House debates

Wednesday, 9 December 2020


National Emergency Declaration Bill 2020, National Emergency Declaration (Consequential Amendments) Bill 2020; Second Reading

5:32 pm

Photo of Trevor EvansTrevor Evans (Brisbane, Liberal Party, Assistant Minister for Waste Reduction and Environmental Management) Share this | Hansard source

I thank all honourable members for their contributions to the debate. The National Emergency Declaration Bill 2020 will establish a legislative framework that enables the Governor-General, on the advice of the Prime Minister, to declare a national emergency. This bill will operate in conjunction with the National Emergency Declaration (Consequential Amendments) Bill 2020, which will consolidate and streamline enumerated emergency powers across the statute book to enable ministers and officials to act decisively in respect of a declared national emergency.

Together these bills will create a unified framework for the use of Commonwealth powers during emergencies of national significance. The framework will enable a national emergency declaration to be made, sending a clear, strong message to the Australian community of the severity and nature of the disaster and mobilising all levels of government in the response and recovery effort. Importantly, these bills will implement recommendation 5.1 of the Royal Commission into National Natural Disaster Arrangements. The bills' framework will be applicable to emergencies that rise to the level of national significance, whether they be disasters caused by humans or natural disasters. The framework will be able to be employed in respect of emergencies occurring on land or sea, including in Australia's offshore area, or in Australian airspace, and emergencies that are limited to one jurisdiction or that span multiple jurisdictions. This all-hazards approach acknowledges the complexity, scale and significance of the emergency events Australia may face, some with increasing frequency.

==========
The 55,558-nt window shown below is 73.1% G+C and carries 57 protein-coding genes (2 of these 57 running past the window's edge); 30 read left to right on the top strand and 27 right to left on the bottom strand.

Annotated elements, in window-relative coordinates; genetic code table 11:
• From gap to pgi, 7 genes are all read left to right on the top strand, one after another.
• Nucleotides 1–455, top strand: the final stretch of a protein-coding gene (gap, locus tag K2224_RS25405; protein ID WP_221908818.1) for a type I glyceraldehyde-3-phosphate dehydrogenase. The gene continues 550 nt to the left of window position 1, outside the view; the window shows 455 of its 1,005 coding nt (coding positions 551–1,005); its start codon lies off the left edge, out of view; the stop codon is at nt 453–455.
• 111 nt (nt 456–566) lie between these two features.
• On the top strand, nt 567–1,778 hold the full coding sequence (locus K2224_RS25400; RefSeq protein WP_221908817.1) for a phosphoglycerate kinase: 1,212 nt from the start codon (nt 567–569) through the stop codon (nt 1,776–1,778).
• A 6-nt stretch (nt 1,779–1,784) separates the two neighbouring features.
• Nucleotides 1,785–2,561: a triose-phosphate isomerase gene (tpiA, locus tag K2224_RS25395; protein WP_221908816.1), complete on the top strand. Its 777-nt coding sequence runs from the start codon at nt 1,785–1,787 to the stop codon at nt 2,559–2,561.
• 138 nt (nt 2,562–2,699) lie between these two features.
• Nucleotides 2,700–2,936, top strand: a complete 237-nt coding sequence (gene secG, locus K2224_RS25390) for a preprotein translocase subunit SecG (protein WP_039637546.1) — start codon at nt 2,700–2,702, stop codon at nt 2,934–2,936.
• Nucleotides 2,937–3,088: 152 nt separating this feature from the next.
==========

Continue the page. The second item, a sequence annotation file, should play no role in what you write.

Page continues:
The bill provides a power for the Prime Minister to request the declaration at the request of the relevant state or territory, or combination of states and territories. However, the bill also provides the Prime Minister the power to unilaterally request the declaration in limited circumstances. This will ensure that the Commonwealth can take swift action where a state or territory is incapacitated or overwhelmed by the emergency events. This also ensures affected states and territories can continue to focus their energy on operationalising their response and recovery efforts. A declaration may only be made for as long a period as the Prime Minister considers necessary for the purposes of emergency management and for a maximum of three months. The Governor-General may extend the duration of a national emergency declaration for up to three months if the Prime Minister is satisfied of effectively the same test as for the declaration of a national emergency. The Governor-General may also vary other aspects of a declaration—for example, if an emergency affects additional parts of Australia. The government amendments to the bill require that the Prime Minister be satisfied of effectively the same test as for the declaration of a national emergency before the Governor-General may vary the declaration. The bill will provide ministers and decision-makers abilities to suspend, vary or substitute red-tape requirements in laws that they administer where a national emergency declaration is in force. By temporarily removing or varying procedural requirements that may be a barrier to people in emergency-affected areas accessing payments, benefits or services, this power will ensure that individuals affected by a declared national emergency can get the support they need quickly.